The history of archaeology can be seen as a large and open field crisscrossed by thousands of paths made by different people over time. As these people pursued their personal and professional goals, their journeys were conditioned, limited, influenced, or biased by a series of ideas, norms, other people, and innumerable external events both within and beyond their control. At the same time, new paths were created while older roads were cleaned, paved, and even erased by others. This “landscape of the past,” to complete our metaphor, is full of tracks left by archaeologists and others involved in one way or another with the pursuit of the past. The intellectual history of these paths requires us to establish and revisit the paths created by their makers. Some will be well-worn and well-known paths—others less so—but in the end they all combine to create a rich narrative to be explored.
Obviously, we are still far from a definitive history of Peruvian archaeology, or even archaeology in its entirety.1 However, it is a goal that we must continuously pursue because this history is constantly being created and re-created. Some of our colleagues have already begun this work in seminars, academic meetings, and publications. This book is a contribution to that history written from a specific personal and historical perspective, an attempt to highlight the principal players in the history of Peruvian archaeology.
Almost 25 years ago, the Canadian archaeologist Bruce Trigger (1989b) published his History of Archaeological Thought, a book that sparked my initialminterest in the history of archaeology. However, despite the general excellence of Trigger’s work, one gets the clear impression of a largely Euro-American perspective. With only tangential reference to the great Julio C. Tello, for instance, Peruvian archaeology was relegated to being an exotic land where archaeologists came to test European and American theories and methodologies. Yet Peru is a country where archaeology developed its own character and nuances. Certainly, from the very beginning, Peruvian scholars contributed to the canon of archaeological knowledge, both theoretical and empirical. I assiduously avoid any kind chauvinist position or, worse, a nationalism that would exclude people simply because of their place of origin. Yet it is important to understand the trajectory of archaeological practice carried out in Peru vis á vis a strong foreign presence that has dominated the field for decades.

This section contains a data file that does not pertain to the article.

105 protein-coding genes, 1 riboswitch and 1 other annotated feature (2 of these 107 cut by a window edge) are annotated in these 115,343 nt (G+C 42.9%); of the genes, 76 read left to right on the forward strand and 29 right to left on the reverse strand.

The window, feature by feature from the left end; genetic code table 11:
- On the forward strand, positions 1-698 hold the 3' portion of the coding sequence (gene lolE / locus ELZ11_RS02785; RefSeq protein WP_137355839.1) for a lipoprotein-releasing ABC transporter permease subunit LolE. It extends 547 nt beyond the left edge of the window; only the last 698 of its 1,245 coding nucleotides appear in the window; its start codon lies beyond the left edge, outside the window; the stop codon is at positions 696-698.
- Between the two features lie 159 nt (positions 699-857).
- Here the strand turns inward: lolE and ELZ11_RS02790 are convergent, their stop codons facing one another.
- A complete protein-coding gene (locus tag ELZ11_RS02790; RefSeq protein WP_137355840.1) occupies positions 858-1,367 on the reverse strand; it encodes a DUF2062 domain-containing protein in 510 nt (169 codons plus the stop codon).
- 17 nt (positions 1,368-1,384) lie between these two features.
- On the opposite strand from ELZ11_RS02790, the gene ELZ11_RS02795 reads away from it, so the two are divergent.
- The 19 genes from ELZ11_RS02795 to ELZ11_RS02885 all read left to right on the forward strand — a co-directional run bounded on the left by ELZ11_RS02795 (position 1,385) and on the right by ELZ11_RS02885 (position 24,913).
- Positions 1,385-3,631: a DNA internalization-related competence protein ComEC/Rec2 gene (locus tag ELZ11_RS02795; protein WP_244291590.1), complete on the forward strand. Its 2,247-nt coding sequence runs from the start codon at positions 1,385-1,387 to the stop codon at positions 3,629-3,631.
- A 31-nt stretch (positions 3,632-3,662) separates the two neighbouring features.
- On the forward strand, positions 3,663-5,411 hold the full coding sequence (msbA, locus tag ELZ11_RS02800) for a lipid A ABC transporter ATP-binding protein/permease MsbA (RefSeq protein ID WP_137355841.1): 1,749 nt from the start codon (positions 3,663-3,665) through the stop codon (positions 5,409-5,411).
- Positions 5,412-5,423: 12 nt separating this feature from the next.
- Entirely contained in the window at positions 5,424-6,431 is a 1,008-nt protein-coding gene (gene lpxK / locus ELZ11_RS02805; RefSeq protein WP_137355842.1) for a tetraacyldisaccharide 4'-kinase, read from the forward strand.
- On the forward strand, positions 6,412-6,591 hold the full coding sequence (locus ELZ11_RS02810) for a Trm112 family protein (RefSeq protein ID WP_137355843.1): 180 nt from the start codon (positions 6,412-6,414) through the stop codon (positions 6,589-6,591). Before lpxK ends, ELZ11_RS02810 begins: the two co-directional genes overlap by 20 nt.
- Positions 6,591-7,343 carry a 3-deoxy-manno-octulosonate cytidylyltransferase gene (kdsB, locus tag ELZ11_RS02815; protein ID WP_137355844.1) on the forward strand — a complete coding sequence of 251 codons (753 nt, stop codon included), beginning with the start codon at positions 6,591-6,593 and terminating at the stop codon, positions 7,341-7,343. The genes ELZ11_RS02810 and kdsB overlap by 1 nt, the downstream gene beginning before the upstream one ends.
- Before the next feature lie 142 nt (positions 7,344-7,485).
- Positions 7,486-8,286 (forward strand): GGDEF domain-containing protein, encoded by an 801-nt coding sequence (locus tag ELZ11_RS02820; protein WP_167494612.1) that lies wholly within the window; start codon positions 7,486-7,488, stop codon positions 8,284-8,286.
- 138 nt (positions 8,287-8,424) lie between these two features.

Even though this saturation of so many foreigners could be seen as a negative, one positive result was that Peruvian archaeology emerged as an internationally recognized place to conduct research. Many investigators practiced forms of archaeology developed in other countries far from the Andes; Peru became a country crisscrossed by many different archaeologists and archaeological traditions. In fact, as we will see, many of the great theories used in other parts of the world were also applied in Peru. Likewise, methodologies such as settlement surveys were developed and/or refined in the vast Peruvian deserts, where preservation is so spectacular. And certainly, as one can clearly see from the constant references to archaeology in the popular press, such as National Geographic magazine, Peru is a very special place, thanks to the discoveries of Machu Picchu, the Nazca Lines, and the Lord of Sipán, which have been constantly in the public eye since the very beginning of archaeological exploration.